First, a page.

Free menstrual products are overdue


Isabella del Nido

Throughout history women have been shamed for their periods and it has negatively affected the way we interact with the normal bodily functions. For instance, a 2019 Kentucky bill was proposed that would make menstural products non-taxable. It didn’t even make it out of committee. Shying away from this subject is one of the reasons that so many people don’t have access to the sanitary products they need.

Audrey Hagan, Staff Writer

Tampons and pads have recently been installed into every girls bathrooms for open use

In 2017 a law was passed in California requiring public schools in low income areas to provide free tampons, pads, and other period products in bathrooms. Recently, the California legislation has expanded that previous law to say that all public school bathrooms must stock free menstrual products starting next school year. This year, Bowie is following that model and putting free menstrual products in our restrooms as well.

In my opinion, having free menstrual products in our restrooms is a positive and long overdue decision. In most cases, the people making laws about menstrual products are men that either don’t understand women’s experiences, or are too embarrassed to talk about them. This has caused the majority of women’s rights to go unnoticed and not talked about.

A lot of female students also have to leave school due to not being prepared to manage a bleed through. A CNN survey from this year showed that one fourth of women in the U.S. alone have missed a day of school due to their period. Most commonly this absence is due to not being prepared or not having access to the necessary period products.

Another study from the Global Citizen in 2018 showed that approximately 131 million girls around the world are out of school at some point each year due to not having access to sanitary menstrual products. This means that not having access to these essential commodities directly affects women’s education with the lack of school recognition and support.

Additionally, I think it is a good thing free menstrual products have been made available in our bathrooms. Period products can be expensive and not everyone can afford them. Only 10 states in the US have no taxes on menstrual products and 30 states have luxury taxes on them. Luxury taxes can be as high as 20% like in Mississippi, Alabama, and even Texas.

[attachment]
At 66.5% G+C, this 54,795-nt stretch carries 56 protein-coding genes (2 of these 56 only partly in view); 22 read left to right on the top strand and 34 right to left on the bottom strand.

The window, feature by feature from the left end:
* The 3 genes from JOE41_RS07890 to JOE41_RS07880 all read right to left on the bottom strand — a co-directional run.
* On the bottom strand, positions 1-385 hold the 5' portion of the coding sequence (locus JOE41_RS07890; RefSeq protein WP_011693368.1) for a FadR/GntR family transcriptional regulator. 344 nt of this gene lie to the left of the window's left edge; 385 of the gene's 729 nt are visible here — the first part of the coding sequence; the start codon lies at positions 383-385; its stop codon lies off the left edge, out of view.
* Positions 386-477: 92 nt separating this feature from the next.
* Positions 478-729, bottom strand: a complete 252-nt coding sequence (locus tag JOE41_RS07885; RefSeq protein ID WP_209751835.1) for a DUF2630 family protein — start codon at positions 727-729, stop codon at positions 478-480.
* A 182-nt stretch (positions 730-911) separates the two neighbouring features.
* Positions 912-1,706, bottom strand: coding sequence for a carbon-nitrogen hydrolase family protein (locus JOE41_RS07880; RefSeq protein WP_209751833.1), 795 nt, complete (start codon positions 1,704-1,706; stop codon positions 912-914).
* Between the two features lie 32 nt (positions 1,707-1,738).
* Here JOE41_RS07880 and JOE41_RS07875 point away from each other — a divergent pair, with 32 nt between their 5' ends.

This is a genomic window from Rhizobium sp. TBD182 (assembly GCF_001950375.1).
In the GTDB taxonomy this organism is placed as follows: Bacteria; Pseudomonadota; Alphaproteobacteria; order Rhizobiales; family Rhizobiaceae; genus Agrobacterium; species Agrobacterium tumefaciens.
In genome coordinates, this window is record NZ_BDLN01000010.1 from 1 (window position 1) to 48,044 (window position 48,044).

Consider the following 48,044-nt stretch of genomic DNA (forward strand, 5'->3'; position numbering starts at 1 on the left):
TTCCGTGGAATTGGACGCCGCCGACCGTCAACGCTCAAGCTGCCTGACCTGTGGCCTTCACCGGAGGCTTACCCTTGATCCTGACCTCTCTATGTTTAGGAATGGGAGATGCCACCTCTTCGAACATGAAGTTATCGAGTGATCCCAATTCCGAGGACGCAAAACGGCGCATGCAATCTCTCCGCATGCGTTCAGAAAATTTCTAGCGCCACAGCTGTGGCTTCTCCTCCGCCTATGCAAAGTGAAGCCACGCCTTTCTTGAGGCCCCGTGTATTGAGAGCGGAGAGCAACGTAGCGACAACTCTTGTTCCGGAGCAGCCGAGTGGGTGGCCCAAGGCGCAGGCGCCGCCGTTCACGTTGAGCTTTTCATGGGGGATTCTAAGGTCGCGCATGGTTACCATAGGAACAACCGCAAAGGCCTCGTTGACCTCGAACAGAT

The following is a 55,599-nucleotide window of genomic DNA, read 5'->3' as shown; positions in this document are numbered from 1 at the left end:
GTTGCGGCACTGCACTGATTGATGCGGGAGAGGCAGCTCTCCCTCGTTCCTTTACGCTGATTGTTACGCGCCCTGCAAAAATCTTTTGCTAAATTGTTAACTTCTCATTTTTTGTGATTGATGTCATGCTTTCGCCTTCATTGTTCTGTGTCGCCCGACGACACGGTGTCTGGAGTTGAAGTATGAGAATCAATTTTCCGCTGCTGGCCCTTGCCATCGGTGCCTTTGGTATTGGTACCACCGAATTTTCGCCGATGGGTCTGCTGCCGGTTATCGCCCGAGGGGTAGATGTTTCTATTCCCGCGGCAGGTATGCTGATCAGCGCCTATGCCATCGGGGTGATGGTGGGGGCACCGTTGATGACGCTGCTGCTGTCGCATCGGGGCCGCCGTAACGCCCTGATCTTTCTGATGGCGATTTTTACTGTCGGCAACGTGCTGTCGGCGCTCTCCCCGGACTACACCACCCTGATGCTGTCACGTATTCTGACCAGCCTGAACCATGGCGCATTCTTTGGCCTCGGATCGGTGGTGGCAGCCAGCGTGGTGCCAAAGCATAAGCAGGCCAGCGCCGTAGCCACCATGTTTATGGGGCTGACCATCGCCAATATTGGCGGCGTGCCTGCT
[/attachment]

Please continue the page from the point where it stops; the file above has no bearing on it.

Other necessities like groceries, water, and prescription drugs are exempt from taxes in the state of Texas, so why shouldn’t menstrual products be as well? For so many women living in Texas these products are a necessity.

According to a CNN article in 2021, women in America spend approximately $20 million dollars every year purely on the taxes that come with menstrual products. Having these free menstrual products in our restrooms may take off some financial pressure for some students and families.

Keep in mind that half the Bowie population is female, that means around 1500 women and girls on campus need access to menstrual products. Periods may be considered a taboo subject for some people but we need to recognize just how many people this affects and benefits.

But why are periods considered such a taboo subject? Well, in my opinion, the answer to that is simple: Misogyny. It’s no great secret that throughout history power has been passed on from man to man. Men have always been the ones in positions of power to make meaningful decisions, including decisions about women’s bodies.

In fact, a study conducted by the New York Post in 2018 found that 42% of women have been shamed for their periods before. If we work to break down these biases and talk about these subjects then it will help normalize discussions about bodily functions.

Because of the expenses put on menstrual products some people may argue that it will cost the school district or state too much money. Others might not want their tax dollars to go to paying for someone else’s pads and tampons. At the end of the day you’re still going to have to pay taxes and schools are going to do with their funding as they please. Bowie is doing a lot this year to try and make school a more comfortable and accepting place. How can trying to make students more comfortable at school be a bad thing?

We as people have a tendency to live in our own little bubbles but the prospect of simply not having the funds to get menstrual products is a very real reality for not only people around the world, but in Texas and at Bowie. Everyone deserves the right to be comfortable in their own skin and not stress about whether or not their period will affect their education. Having free menstrual products in our bathrooms is something that will affect a large group of people and is an overall positive and necessary societal implementation.